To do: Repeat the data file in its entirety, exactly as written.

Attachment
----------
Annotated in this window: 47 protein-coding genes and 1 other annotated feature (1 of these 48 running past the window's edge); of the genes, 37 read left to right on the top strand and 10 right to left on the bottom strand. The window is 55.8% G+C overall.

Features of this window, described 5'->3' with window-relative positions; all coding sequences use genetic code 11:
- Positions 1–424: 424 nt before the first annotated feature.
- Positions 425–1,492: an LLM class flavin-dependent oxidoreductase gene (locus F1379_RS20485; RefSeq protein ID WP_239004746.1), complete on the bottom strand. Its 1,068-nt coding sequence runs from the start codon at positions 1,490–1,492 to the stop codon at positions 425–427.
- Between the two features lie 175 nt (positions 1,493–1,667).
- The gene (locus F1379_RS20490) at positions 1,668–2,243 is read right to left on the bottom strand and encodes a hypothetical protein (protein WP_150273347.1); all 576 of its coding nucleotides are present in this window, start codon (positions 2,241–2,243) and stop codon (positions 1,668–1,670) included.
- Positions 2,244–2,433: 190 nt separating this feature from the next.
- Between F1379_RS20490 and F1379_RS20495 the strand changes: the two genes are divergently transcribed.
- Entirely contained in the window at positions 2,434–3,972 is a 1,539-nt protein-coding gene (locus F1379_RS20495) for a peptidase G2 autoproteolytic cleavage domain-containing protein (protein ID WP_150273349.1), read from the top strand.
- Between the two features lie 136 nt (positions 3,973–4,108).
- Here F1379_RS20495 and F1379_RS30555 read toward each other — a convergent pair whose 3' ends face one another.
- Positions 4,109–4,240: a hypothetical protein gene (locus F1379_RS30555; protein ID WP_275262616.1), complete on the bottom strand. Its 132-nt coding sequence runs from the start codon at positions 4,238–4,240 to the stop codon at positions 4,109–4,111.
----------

Annotated in this window: 47 protein-coding genes and 1 other annotated feature (1 of these 48 running past the window's edge); of the genes, 37 read left to right on the top strand and 10 right to left on the bottom strand. The window is 55.8% G+C overall.

Features of this window, described 5'->3' with window-relative positions; all coding sequences use genetic code 11:
- Positions 1–424: 424 nt before the first annotated feature.
- Positions 425–1,492: an LLM class flavin-dependent oxidoreductase gene (locus F1379_RS20485; RefSeq protein ID WP_239004746.1), complete on the bottom strand. Its 1,068-nt coding sequence runs from the start codon at positions 1,490–1,492 to the stop codon at positions 425–427.
- Between the two features lie 175 nt (positions 1,493–1,667).
- The gene (locus F1379_RS20490) at positions 1,668–2,243 is read right to left on the bottom strand and encodes a hypothetical protein (protein WP_150273347.1); all 576 of its coding nucleotides are present in this window, start codon (positions 2,241–2,243) and stop codon (positions 1,668–1,670) included.
- Positions 2,244–2,433: 190 nt separating this feature from the next.
- Between F1379_RS20490 and F1379_RS20495 the strand changes: the two genes are divergently transcribed.
- Entirely contained in the window at positions 2,434–3,972 is a 1,539-nt protein-coding gene (locus F1379_RS20495) for a peptidase G2 autoproteolytic cleavage domain-containing protein (protein ID WP_150273349.1), read from the top strand.
- Between the two features lie 136 nt (positions 3,973–4,108).
- Here F1379_RS20495 and F1379_RS30555 read toward each other — a convergent pair whose 3' ends face one another.
- Positions 4,109–4,240: a hypothetical protein gene (locus F1379_RS30555; protein ID WP_275262616.1), complete on the bottom strand. Its 132-nt coding sequence runs from the start codon at positions 4,238–4,240 to the stop codon at positions 4,109–4,111.